The structure was a log cabin; the priest had come from Ellsworth, Kansas, and was not see again for months, but the offer of free homes had been heralded far and near and the fertile valley of the Saline was soon the home of a large number of Irish Catholics.
In the early days Holy Mass was celebrated once or twice a year and the coming of the priest was looked forward to with the greatest of pleasure by the Catholics who then dwelt in Lincoln county.
The log cabin, with dirt roof, was the only shelter that could be found and Cathechetical instructions were given to the little ones and confessions were heard on the bank of the Saline beneath a friendly cottonwood tree.
The priest slept at nightfall wherever he could find sufficient space to stretch his weary limbs and often the saddle was his piillow and the hard earth his bed. He had long and weary rides on horseback, through a country infested with Indians and wild animals, blizzards in the winter and dashing rains in the torrid days in summer. Instead of well defined roads, there were only the great game trails made by the freighting trains that comprised the only means of transportation in that early day.
The names of the priests who attended to the spiritual interests of Catholics of Lincoln county were as follows: Fathers Coffey, Fogerty, Temphouse, Nutman, Logker, O’Connor, Kelly, Brockett, Carius, Mangan, Caravan, Regan, McNamara, Donovan, McGuiness and the present pastor, Father Fitz Gerald.
It was not until the year 1878 that the first Catholic church was erected in Lincoln county by Father Temphouse, and the founders of the townsite of Lincoln Center were considerate enough to deed to the church a block of ground.
During Father McNamara’s pastorate a new parsonage was built, and later the old church was replaced by the present magnificent new St. Patrick’s valued at $10,000. Including St. John’s Church, of Vesper, which is a mission attached to Lincoln, the Catholic membership numbers about 325 souls.
Towards the erection of the above said buildings the citizens of Lincoln and residents throughout the county, irrespective of creed and nationality, contributed generously. We trust God will bless and enrich them one hundred fold and indeed it affords us great pleasure to again renew in this mammoth edition of the Lincoln Sentinel and in the name of the Catholics of Lincoln county our heartfelt gratitude and sincere appreciation of your valued and generous material assistance.
The stones that form the building we meet in are knit together and cemented into one great whole or unity, and form a poem – a song of praise poured forth from the grateful hearts that raised it, in mute eloquence to the Most High God.

The Church of Christ


The Church of Christ at Lincoln held its first meeting for the purpose of organization under the supervision of M.P. King, evangelist, Aug. 23, 1885, at which time 18 persons enrolled as members and at a meeting in November of the same year trustees were elected. In June 1886, [can’t read] Morgans, evangelist, held a four-weeks’ meeting and the membership was increased to 63.
July 2, 1886, the organization of the official board was completed by the election of Elders and Deacons.
In the spring of 1887 the erection of a house of worship was begun and on July 31, the building was dedicated.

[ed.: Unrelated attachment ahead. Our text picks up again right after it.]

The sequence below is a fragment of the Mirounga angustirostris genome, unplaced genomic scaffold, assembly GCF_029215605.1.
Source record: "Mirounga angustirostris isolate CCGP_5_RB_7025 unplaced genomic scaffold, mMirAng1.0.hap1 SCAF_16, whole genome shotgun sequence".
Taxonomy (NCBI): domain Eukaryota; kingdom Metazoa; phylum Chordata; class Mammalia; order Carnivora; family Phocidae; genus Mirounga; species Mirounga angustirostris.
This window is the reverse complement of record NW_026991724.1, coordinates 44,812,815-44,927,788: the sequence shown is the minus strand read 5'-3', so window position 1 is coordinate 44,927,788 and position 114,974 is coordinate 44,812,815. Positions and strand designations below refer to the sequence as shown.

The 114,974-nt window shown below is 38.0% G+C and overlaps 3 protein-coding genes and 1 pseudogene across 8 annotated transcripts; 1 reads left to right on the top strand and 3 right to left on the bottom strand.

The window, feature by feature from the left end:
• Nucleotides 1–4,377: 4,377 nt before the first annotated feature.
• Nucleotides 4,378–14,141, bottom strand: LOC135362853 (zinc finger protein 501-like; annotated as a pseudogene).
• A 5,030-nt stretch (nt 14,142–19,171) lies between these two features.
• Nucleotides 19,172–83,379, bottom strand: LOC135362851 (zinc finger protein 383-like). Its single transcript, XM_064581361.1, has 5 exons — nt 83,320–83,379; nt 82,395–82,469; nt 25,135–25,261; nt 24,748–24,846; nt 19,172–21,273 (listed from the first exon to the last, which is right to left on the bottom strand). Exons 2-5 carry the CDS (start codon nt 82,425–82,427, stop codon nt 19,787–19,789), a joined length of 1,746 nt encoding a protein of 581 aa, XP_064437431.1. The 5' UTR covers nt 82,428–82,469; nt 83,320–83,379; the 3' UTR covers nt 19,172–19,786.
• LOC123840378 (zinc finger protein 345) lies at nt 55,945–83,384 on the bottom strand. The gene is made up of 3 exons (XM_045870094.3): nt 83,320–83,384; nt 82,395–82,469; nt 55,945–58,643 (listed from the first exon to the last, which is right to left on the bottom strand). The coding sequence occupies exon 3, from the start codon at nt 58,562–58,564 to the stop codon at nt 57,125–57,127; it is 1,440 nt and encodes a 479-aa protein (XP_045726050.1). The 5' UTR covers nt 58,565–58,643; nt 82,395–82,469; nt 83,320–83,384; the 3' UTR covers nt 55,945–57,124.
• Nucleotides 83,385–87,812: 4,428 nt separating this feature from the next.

The Bible School has from the beginning held a prominent place in the church work, and has been instrumental in bringing many souls to Christ.
C.H. Brown is minister and R.J. Brunt superintendent of the Bible School.
All desiring to worship with this congregation are cordially invited to attend any or all services.

Methodist Church


The Methodist history in Lincoln county dates back to April 2, 1871, Brother J.N. Bartels of Salina preached the first sermon as a preacher in charge of Lincoln county and parts of Ottawa, Ellsworth, Russell and Mitchell counties. The first points that were held as regular preaching stands in Lincoln county were what is known as Rocky Hill and Elkhorn school house where many interesting services were held for many years by John Medcraft [can’t read several words] and L.A. Green. Church was also organized at the Moore school house and what was known as Colorado with about 40 members. Services were held at this point every two weeks, with very gracious results. Then came the grasshopper years of 1872-73. In 1874 organization was effected at what was known as Marton school in Ottawa county. All these were east of Lincoln. West of Lincoln there were Vesper, Sylvan Grove school houses and also at the house of Chas. Heaton on Twin Creek. The preacher was A.N. Maxon assisted by J. Medcraft and P. Barker. But with the grasshopper years everything stopped and all the preachers left except J. Medcraft who was fixed so that he could not leave. In 1872 the church was organized in Lincoln by the following charter members: John Medcraft, T.A. Mathews and wife, L. Farnsworth and wife, J.C. Parker and wife, Henry Bizick [Buzick?] and wife, Urban Farnsworth and wife and Mr. Stewart and wife.
The ministers of the church since its organization are as follows: O.H. Maxon, J. Medcraft, J. McDowell, S.A. Green, J.M. Miller, J. Medcraft, W. T. Robinson, J. McDowell, J.A. Stayt, W.H. Sweet, C.W. Casley, D.G. Murry, N.P. Tedrick, W.L. Cannon, H.M. Mayo, R.H. McDade, R.A. Hoffman, W.D. Schermerhorn, H.O. Hotler, W.H. Sweet, A.N. Smith, S.A. Chappell, J.W. Snapp, B.T. Stauber, C.W. Stevens and G.R. Hall who is in charge at this time.
The church has grown from 13 members to 320 and the Sunday school has an enrollment of about 50 and the average attendance last year was 320 and this year will reach about 335.

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Tracee Hamilton, Lincoln County Coordinator